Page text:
As are Afghan civilians.
ISIS has claimed responsibility over the past few years for several major attacks in Afghanistan, including one in March in which militants disguised as medical personnel laid siege to a military hospital
and killed at least 30 people.
The atmosphere seems much different than two years ago, when ISIS was just establishing a presence in the war-weary country.
There are several concerns over ISIS' presence and impact in Afghanistan.
ISIS first emerged in 2015 in the country's east, gaining ground and support fast, often among disaffected Taliban and Afghan youth.
After years of war, the savagery and vision of Islam offered by the group appealed to some, though the Afghan offshoot's link to the Syria-based leadership has been questioned. Many analysts have said Afghan ISIS fighters came from Pakistan and adopted the group's branding to get financing.
Money is an important enticement to Afghans, 40% of whom are unemployed, according to the United Nations.
There are plenty of battle-hardened militants ISIS is trying to recruit. It's a similar strategy to one that the group used in Iraq, appealing to disaffected Iraqi soldiers. Swelling their ranks with former soldiers provides them with immediate military prowess and credibility among some local communities.
Ongoing attacks against Shia, others
ISIS, comprised of Sunni Muslims, has targeted Afghanistan's Shia minority, as well as political sites.
ISIS often tries to sow sectarian violence in its attacks. Analysts believe this strategy allows them to take advantage of the chaos that ensues and fill a power vacuum that ultimately results.
Some of its recent major attacks include:
• A suicide bombing
earlier this month.
• The attack in March.
• Twin suicide bombings last summer that killed more than 80 people at a protest
by Shias in Kabul.
While the Taliban, another Sunni terrorist group, is the Afghan government's most pervasive foe, ISIS' establishment presence provides another major challenge for a burgeoning Afghan military.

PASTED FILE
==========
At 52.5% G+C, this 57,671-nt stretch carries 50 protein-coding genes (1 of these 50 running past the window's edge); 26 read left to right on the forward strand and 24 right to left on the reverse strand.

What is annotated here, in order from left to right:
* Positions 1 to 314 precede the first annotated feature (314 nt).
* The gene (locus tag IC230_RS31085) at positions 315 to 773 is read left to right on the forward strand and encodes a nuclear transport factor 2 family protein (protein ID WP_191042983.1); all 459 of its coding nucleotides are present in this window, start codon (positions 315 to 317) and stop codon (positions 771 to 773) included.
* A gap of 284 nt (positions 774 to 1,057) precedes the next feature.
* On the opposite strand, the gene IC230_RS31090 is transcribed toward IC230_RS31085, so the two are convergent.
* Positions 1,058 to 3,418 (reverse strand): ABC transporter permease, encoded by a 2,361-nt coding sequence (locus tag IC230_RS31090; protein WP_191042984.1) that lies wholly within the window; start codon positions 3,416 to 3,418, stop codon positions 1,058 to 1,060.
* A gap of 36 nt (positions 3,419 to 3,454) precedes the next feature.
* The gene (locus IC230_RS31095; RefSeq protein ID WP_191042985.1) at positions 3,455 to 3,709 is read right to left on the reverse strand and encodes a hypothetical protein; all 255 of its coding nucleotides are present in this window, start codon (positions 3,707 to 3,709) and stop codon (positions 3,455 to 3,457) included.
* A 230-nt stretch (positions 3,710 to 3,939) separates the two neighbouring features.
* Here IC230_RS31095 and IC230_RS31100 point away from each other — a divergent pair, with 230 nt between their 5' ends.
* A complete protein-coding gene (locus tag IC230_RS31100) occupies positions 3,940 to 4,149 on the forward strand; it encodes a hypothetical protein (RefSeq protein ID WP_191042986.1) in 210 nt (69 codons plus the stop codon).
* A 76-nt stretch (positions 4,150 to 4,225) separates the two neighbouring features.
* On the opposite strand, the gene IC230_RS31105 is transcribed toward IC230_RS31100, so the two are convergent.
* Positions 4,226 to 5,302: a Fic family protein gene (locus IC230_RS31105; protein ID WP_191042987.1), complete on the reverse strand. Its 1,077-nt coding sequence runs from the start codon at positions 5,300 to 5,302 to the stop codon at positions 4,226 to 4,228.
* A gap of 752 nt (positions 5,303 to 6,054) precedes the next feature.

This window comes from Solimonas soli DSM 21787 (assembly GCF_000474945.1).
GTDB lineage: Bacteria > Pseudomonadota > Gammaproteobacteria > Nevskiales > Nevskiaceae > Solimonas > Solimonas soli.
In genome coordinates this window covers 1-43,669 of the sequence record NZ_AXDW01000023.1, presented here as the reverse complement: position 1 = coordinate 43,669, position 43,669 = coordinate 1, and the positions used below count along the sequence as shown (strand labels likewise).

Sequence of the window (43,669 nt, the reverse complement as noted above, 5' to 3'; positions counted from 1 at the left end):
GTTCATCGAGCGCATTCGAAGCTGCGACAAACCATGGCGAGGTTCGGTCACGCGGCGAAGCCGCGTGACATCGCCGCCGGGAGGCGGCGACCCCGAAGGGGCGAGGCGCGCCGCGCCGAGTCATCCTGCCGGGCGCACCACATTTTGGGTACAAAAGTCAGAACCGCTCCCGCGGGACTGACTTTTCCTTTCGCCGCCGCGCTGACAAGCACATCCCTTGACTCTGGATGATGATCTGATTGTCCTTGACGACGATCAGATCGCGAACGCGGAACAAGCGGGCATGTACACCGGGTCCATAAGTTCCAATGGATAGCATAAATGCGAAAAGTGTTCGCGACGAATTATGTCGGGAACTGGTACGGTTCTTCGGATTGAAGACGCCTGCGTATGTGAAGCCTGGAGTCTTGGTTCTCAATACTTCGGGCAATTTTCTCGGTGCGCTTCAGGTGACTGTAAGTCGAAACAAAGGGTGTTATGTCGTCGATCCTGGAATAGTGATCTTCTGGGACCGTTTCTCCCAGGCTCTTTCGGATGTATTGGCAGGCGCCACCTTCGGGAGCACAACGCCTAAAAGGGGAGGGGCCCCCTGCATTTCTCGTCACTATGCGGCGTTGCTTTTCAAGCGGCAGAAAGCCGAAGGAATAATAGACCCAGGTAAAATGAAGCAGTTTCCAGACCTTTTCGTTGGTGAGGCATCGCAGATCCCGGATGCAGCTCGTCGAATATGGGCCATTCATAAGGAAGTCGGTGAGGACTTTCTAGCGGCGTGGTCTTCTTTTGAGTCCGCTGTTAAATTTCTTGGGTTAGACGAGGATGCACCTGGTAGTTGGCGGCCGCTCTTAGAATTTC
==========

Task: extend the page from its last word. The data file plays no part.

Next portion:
ISIS and the Taliban have an uneasy relationship in Afghanistan, having fought each other until a reported truce in August. They don't work together but they have common enemies.
Having an affiliate in Afghanistan also gives ISIS a presence in one more nation outside the so-called "caliphate" it established across Iraq and Syria.
With every new attack, the terrorist group's profile grows and strengthens, as does its support among disaffected Muslim communities.
How serious is the ISIS threat in Afghanistan?
The US military says there are 600 to 800 ISIS fighters in Afghanistan. Most of them are embedded in Nangarhar Province, where the US and Afghan militaries regularly perform counterterrorism operations against Khorasan.
A US Army Special Forces soldier was killed
during a mission against the ISIS affiliate earlier this month.
On Thursday, the United States dropped a massive bomb
on a network of tunnels and caves used by ISIS, part of a joint offensive against the Islamist fighters.
Afghanistan's ambassador to the United States said Thursday that Kabul and Washington are working together to eliminate ISIS.
"It's both Afghanistan and the United States's top priority to eliminate ISIS from Afghanistan ... this year, and hence this intensified operation against all of their bases," Hamdullah Mohib told CNN. "We are coordinating quite closely on making sure that we have a winning strategy in Afghanistan."